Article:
During Ramadan, many people diverge from a diet of healthy, leafy greens in favor of deep-fried foods and a handful of calorie-laden sweets such as katayef and kunafa. These minor indulgences could result in weight gain, bloating, overeating, and feelings of lethargy. In addition, too much sugar and salt and not enough water will affect your skin – and not in a good way. To help you stay fit and healthy this Holy Month, we tapped certified exercise expert and face of Nike’s Pro Hijab, Manal Rostom, for her fitness and health tips.
“Ramadan is the ideal time of year for spirituality, self-reflection, and giving back, but there’s no excuse not to also look after your body,” says Rostom, who suggests treating the Holy Month the same as any other time when it comes to your diet and exercise. According to the Egyptian athlete, one easily implemented way to avoid a bloated belly and general discomfort is to eat light foods before the rest of your meal during iftar. “Break your fast with three dates, a glass of water, and soup and then see how you feel. If you don’t feel full, have a small meal, but try to avoid spicy, salty, deep-fried food as they are packed with calories and don’t necessarily fill you up.” Rostom suggests salads packed with greens, raw nuts, and a grilled protein as a delicious alternative to calorie-filled samosas, pakoras, and kebba.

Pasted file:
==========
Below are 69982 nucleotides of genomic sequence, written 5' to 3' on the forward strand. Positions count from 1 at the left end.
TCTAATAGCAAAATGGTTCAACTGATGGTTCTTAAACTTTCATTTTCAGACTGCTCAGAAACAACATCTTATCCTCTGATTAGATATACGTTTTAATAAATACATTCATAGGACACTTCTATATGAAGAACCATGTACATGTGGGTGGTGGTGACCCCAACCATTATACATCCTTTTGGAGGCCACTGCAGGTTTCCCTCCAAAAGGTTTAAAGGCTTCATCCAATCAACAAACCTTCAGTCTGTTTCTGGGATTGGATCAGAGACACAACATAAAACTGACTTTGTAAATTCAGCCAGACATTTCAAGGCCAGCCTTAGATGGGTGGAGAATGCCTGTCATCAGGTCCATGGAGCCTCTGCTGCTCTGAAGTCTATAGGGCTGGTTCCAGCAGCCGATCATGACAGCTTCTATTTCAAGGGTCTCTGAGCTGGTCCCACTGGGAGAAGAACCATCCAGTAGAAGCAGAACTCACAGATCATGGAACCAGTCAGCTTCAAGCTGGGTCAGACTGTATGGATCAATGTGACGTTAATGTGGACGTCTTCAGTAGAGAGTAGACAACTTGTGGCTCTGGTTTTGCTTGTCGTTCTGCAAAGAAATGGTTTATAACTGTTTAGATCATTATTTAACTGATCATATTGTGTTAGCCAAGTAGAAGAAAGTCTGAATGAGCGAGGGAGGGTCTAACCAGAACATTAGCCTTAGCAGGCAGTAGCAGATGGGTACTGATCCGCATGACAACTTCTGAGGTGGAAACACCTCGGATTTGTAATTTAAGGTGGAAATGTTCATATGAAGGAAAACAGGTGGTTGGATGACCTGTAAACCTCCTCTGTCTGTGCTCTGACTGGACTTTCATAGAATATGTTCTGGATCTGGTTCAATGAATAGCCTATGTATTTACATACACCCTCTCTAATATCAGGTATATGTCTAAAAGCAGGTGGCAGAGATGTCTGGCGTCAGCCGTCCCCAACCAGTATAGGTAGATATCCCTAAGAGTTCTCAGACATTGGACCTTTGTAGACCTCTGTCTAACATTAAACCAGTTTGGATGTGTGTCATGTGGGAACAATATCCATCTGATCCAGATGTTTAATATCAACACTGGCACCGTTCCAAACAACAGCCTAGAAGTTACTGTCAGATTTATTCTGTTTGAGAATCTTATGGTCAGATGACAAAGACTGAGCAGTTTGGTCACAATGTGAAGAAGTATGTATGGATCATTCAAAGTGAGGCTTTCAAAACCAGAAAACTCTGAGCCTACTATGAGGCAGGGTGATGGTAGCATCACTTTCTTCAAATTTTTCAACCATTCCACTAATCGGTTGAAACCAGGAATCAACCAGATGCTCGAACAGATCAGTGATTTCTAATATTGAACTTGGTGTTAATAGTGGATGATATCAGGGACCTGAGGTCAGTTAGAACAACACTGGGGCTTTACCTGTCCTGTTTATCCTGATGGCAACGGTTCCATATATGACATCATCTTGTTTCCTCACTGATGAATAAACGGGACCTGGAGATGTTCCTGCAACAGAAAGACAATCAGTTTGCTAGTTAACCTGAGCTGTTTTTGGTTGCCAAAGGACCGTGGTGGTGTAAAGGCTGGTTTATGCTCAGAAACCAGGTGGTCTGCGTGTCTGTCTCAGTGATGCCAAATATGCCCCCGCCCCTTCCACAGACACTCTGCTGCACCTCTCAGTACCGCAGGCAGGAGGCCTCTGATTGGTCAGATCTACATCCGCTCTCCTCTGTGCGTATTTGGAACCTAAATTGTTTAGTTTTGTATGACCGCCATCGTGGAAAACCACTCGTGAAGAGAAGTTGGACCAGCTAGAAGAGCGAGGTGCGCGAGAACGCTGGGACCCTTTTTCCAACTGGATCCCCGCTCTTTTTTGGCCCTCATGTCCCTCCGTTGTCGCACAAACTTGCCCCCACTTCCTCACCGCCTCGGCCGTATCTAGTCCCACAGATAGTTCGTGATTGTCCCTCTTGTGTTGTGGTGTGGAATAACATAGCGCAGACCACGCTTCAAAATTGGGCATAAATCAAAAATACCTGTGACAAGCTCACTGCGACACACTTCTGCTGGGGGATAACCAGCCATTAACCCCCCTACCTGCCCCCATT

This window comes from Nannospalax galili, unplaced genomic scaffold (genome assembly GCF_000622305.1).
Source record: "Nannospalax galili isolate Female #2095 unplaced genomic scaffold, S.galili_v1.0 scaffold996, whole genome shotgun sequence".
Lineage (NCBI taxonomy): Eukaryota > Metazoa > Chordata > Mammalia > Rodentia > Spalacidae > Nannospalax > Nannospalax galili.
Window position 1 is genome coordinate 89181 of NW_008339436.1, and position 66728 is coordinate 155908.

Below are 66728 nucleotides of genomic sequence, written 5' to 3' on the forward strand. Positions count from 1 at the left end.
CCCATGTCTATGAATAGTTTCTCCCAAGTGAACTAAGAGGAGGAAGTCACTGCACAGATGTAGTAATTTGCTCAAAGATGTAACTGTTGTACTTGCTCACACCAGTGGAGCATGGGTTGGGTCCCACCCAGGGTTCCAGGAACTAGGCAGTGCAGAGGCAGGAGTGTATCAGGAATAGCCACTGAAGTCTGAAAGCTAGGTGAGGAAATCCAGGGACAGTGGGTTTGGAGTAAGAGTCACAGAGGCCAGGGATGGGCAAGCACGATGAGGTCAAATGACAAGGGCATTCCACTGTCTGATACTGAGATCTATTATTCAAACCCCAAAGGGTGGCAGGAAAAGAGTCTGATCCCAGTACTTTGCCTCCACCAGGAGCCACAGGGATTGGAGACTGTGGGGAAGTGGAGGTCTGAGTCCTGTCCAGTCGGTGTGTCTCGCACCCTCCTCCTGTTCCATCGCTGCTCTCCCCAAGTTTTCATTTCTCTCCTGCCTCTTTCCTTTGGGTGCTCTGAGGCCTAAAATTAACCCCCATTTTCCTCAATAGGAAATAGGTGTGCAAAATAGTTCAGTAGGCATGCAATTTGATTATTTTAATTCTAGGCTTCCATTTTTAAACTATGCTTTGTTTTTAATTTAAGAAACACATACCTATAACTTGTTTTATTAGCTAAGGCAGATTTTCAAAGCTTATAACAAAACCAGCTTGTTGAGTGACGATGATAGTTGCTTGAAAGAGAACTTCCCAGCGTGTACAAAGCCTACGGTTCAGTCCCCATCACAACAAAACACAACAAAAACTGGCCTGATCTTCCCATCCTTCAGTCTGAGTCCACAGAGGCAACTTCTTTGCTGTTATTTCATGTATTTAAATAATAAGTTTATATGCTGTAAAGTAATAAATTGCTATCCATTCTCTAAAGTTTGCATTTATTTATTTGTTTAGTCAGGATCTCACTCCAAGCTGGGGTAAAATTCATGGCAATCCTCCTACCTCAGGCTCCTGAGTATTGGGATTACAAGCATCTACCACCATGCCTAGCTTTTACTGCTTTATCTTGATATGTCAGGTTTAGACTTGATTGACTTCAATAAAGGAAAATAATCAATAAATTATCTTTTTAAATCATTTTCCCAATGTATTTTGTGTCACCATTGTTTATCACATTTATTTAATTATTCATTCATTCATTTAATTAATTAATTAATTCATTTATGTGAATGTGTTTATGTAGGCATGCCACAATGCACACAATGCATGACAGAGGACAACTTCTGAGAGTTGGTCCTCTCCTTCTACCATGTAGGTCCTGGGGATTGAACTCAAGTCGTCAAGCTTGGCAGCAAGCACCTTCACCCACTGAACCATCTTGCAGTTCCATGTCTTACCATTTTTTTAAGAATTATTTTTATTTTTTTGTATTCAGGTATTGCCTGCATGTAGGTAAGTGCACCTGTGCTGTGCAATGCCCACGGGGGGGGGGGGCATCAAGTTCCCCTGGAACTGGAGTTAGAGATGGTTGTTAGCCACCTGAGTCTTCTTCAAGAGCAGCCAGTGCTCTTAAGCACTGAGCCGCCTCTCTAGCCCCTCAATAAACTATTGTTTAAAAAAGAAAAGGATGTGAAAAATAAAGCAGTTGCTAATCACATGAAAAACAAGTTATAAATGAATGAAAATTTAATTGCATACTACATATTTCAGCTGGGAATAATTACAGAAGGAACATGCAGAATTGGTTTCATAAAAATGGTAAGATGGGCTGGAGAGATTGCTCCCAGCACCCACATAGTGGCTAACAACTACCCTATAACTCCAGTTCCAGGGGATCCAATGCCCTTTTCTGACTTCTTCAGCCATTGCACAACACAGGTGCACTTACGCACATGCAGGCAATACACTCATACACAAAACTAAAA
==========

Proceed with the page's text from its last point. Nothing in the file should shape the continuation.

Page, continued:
When it comes to exercise, Rostom says there are three optimal times to work out during Ramadan: an hour before iftar, immediately after, and three hours after breaking fast. “If you decide to work out an hour before iftar, you have the luxury of breaking your fast immediately after your workout,” she says. Those who break their fast with dates, water, or soup can go back and enjoy a full meal. If you exercise a few hours after iftar, the body will have properly digested the food and you’ll have more energy. The workouts she suggests are cardio, yoga, and strength training.
Other things to keep in mind include getting enough rest. “Most of the time it’s not the lack of food or dehydration that drains you; it is staying up and not giving your body a chance to recover and rest,” she says. While getting the recommended seven to nine hours of uninterrupted sleep is difficult if you’re waking up for suhoor, it helps to take a quick nap before iftar, and go to bed early.